Faking attendance and bunking class are getting a lot harder, as universities and educational institutions in the UAE switch to biometric solutions that not only enhance on-campus security, but also make it easy to track attendance.
For example, according to the organisers of Intersec 2017, a trade fair for security, safety and fire protection solutions providers, the Hult International Business School in Dubai was among the first to test Swiss company TBS’ (Touchless Biometric Technology) 3D technology, to record class attendance via a wirelessly connected kiosk and a touchless fingerprint sensor at the entrance of each lecture room, “ensuring all students sign-in, even if they’re late”.
Alex Zarrabi, CEO of TBS, claims that the successful installation on the Dubai campus served as a “persuasive example” to Hult’s other locations — now its readers are installed in Hult campuses in London, Boston and San Francisco. He adds all four locations are synchronised instantly, giving the college real-time and global control on attendance data for all students.
TBS will be showcasing its 3D-Terminal and other biometric access control solutions at the Intersec 2017, which will be held at the Dubai International Convention and Exhibition Centre, from January 22-24, 2017. Also participating at the event is Matrix Comsec from India, which makes door controllers capable of reading wet, dirty, elderly, and oily fingers. Sagar Gosalia, Senior Vice-President for Marketing and Sales at Matrix Comsec, says the company’s biometric access control and time attendance solution is “hugely popular” in the Middle East and African market.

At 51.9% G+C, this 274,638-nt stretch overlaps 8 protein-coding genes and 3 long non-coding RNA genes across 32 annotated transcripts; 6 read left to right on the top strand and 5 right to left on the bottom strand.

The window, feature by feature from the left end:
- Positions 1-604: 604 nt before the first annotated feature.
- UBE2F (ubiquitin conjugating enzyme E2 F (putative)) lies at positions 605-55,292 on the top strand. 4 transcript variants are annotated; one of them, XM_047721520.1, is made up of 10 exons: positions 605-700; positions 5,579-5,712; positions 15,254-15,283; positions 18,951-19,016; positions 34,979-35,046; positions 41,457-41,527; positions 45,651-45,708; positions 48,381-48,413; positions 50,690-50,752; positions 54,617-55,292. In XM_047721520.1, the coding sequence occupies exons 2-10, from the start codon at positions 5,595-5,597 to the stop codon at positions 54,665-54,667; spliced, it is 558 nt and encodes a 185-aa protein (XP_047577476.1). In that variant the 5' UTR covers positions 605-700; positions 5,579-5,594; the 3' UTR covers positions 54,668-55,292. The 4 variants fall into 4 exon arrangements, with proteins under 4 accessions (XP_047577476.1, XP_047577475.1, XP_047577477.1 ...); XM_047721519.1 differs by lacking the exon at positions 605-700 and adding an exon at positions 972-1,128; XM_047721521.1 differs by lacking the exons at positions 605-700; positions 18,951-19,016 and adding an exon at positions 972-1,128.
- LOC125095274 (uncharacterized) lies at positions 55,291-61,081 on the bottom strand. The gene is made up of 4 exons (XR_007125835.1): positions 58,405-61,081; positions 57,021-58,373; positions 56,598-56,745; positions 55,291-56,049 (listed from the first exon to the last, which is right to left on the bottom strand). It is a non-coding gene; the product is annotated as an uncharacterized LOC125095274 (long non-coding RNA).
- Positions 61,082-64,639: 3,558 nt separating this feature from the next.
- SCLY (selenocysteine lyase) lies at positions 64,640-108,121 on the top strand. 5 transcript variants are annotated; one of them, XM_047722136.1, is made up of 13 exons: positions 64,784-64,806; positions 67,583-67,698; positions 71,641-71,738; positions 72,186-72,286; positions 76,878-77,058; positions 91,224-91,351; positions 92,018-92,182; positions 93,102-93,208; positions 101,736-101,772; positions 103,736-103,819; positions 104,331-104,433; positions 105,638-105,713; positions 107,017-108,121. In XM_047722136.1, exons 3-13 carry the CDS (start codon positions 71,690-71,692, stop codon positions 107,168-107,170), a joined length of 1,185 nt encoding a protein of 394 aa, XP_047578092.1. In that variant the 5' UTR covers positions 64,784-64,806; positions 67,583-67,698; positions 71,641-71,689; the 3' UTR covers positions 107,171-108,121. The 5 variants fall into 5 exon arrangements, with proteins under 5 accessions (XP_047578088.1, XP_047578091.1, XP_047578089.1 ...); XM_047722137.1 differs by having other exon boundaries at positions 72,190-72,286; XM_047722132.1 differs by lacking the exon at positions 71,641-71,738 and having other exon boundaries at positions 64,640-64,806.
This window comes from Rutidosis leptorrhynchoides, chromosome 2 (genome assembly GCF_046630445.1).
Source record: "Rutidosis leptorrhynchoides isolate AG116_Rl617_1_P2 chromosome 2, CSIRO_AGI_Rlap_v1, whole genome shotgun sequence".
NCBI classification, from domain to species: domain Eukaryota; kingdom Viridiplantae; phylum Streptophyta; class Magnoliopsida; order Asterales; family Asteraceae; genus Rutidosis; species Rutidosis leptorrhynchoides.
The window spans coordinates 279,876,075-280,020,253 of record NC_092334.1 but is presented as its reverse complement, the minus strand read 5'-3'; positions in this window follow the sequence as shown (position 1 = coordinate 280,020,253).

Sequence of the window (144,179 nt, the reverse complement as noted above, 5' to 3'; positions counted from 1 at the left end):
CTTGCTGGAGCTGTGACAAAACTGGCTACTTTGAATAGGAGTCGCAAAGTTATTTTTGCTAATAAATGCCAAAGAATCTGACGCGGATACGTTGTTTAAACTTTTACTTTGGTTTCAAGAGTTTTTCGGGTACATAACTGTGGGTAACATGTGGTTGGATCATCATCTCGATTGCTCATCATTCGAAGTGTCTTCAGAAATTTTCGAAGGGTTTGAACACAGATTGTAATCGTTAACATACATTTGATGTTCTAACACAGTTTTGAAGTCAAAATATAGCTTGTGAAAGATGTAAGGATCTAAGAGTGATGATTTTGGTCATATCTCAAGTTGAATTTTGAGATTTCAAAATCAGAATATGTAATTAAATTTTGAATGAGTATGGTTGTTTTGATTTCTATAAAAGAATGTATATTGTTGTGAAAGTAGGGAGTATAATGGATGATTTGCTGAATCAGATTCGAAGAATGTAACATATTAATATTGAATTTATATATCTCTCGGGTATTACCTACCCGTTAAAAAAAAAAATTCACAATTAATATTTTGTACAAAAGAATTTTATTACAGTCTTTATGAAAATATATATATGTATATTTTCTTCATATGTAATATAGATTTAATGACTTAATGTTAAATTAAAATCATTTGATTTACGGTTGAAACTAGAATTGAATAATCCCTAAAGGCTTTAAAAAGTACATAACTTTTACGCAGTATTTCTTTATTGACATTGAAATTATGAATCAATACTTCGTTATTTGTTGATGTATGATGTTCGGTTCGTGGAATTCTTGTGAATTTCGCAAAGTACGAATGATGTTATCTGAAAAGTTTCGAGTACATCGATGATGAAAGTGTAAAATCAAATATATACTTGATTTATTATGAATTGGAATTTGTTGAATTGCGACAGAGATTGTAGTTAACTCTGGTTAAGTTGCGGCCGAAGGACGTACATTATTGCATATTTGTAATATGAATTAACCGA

Other biometric and security solutions companies participating at the expo include AllGoVision from India, UAE companies Al Asma Technology, CP Plus and Hanwha Techwin; Polish manufacturers Digital Guardian and Easy Clocking; Suprema from Korea; and Iris ID from the USA. Overall, 1,300 exhibitors from 52 countries and 31,000 visitors from 128 countries are expected to attend.
The organisers of Intersec 2017 point to a report from market research firm MarketsandMarkets that estimates the global market for biometrics systems to reach $24.4 billion by 2020, growing annually by 18 per cent between 2015 and 2020. Meanwhile, TechNavio forecasts that biometrics in Middle East will grow faster at 19 per cent annually, up to 2019.
In fact, the Middle East has emerged as a key market and, according to Zarrabi, a “world-leader in biometrics, regardless of economic ups and downs”. He attributes this to higher awareness about safety and security issues. Besides, GCC governments have “an inclination for convenient modern solutions based on biometrics and allow their widespread usage”.